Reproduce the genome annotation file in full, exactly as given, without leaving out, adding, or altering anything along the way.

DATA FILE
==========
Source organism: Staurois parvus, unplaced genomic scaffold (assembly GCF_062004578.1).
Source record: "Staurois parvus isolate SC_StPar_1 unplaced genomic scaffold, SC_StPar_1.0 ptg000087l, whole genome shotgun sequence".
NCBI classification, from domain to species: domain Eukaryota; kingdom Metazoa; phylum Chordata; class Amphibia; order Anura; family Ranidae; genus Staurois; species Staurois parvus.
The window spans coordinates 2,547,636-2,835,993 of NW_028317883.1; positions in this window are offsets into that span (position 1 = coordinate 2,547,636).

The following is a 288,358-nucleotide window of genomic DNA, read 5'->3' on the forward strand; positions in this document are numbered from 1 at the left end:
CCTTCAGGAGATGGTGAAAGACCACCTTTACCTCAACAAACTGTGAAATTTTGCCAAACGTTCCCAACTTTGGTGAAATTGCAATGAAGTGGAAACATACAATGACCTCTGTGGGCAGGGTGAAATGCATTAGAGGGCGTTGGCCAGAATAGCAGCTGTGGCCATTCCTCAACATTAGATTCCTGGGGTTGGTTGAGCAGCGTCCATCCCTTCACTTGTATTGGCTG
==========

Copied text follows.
Source organism: Staurois parvus, unplaced genomic scaffold (assembly GCF_062004578.1).
Source record: "Staurois parvus isolate SC_StPar_1 unplaced genomic scaffold, SC_StPar_1.0 ptg000087l, whole genome shotgun sequence".
NCBI classification, from domain to species: domain Eukaryota; kingdom Metazoa; phylum Chordata; class Amphibia; order Anura; family Ranidae; genus Staurois; species Staurois parvus.
The window spans coordinates 2,547,636-2,835,993 of NW_028317883.1; positions in this window are offsets into that span (position 1 = coordinate 2,547,636).

The following is a 288,358-nucleotide window of genomic DNA, read 5'->3' on the forward strand; positions in this document are numbered from 1 at the left end:
CCTTCAGGAGATGGTGAAAGACCACCTTTACCTCAACAAACTGTGAAATTTTGCCAAACGTTCCCAACTTTGGTGAAATTGCAATGAAGTGGAAACATACAATGACCTCTGTGGGCAGGGTGAAATGCATTAGAGGGCGTTGGCCAGAATAGCAGCTGTGGCCATTCCTCAACATTAGATTCCTGGGGTTGGTTGAGCAGCGTCCATCCCTTCACTTGTATTGGCTG